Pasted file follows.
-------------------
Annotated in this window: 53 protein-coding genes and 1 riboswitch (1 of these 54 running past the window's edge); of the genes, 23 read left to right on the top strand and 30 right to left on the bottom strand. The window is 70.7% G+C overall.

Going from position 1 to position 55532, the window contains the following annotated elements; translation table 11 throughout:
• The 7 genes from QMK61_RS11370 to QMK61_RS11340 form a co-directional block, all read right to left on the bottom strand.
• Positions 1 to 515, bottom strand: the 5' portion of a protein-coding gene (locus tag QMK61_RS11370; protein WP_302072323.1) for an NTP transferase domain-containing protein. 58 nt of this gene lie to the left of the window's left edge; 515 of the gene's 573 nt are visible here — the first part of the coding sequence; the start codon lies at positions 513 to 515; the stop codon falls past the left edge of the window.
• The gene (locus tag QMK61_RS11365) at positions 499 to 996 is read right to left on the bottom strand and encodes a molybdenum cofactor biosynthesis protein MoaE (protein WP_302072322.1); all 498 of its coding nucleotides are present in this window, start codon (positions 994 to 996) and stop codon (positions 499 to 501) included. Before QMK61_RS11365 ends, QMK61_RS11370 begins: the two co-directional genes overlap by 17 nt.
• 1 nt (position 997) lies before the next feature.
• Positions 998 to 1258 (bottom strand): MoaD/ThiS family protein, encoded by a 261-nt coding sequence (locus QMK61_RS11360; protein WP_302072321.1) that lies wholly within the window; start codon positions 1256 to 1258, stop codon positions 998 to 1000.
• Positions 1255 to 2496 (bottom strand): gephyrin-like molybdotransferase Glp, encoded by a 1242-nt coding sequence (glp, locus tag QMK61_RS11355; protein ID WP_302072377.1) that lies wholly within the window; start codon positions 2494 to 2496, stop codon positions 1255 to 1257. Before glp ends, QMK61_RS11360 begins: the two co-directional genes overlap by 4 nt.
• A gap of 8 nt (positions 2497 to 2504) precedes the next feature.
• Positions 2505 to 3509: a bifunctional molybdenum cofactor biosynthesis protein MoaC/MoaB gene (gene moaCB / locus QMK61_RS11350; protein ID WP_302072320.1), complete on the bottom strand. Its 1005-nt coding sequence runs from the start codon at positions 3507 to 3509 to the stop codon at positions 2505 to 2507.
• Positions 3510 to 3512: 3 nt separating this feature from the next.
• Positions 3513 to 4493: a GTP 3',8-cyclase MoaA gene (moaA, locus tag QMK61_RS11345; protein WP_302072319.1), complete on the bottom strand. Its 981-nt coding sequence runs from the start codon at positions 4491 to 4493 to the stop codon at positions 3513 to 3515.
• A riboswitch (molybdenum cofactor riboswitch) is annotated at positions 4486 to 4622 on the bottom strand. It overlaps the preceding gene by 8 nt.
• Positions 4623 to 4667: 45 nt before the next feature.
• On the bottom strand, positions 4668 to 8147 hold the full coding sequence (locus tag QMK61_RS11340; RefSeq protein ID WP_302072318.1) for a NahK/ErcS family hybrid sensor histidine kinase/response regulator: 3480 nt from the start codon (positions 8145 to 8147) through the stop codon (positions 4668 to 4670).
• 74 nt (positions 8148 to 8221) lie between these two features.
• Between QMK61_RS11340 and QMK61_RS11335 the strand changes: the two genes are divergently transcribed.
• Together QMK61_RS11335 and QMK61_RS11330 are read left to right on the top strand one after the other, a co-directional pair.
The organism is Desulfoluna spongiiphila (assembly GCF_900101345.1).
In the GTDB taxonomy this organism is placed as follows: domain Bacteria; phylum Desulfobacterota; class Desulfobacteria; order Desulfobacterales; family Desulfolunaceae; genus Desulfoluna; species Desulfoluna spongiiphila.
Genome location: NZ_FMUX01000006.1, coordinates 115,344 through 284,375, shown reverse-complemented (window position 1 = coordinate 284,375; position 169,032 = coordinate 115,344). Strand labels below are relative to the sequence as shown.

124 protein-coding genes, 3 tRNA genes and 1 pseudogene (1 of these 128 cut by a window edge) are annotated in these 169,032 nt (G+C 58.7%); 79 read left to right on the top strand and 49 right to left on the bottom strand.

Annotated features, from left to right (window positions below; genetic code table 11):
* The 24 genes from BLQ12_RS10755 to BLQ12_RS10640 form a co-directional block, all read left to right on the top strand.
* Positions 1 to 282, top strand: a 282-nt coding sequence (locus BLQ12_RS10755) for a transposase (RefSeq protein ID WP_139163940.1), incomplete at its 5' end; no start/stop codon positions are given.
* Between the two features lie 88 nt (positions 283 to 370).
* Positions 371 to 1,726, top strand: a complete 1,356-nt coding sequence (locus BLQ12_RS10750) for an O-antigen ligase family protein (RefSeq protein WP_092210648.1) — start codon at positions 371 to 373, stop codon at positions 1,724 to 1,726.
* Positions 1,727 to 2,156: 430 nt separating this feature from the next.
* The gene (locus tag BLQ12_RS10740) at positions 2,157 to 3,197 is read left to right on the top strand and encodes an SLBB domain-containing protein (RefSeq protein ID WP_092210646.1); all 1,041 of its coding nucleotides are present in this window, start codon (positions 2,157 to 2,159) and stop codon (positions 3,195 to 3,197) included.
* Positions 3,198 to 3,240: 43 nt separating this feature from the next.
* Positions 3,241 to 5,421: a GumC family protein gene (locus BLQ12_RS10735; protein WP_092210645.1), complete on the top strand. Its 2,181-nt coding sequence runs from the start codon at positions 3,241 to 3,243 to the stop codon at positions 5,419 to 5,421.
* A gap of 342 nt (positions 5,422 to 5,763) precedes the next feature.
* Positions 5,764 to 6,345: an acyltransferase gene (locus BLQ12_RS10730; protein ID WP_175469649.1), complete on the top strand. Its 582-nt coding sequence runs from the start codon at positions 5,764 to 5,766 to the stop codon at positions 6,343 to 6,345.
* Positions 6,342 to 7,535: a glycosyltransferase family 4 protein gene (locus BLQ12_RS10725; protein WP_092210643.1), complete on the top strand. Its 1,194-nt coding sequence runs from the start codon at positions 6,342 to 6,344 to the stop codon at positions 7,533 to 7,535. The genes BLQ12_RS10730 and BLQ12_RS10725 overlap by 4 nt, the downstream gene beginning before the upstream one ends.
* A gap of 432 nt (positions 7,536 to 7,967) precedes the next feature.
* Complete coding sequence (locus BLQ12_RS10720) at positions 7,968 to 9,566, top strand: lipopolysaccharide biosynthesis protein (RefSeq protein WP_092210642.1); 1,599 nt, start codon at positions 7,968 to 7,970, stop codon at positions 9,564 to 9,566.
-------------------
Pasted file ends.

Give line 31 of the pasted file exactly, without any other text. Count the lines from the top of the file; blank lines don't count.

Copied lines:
* Positions 3,241 to 5,421: a GumC family protein gene (locus BLQ12_RS10735; protein WP_092210645.1), complete on the top strand. Its 2,181-nt coding sequence runs from the start codon at positions 3,241 to 3,243 to the stop codon at positions 5,419 to 5,421.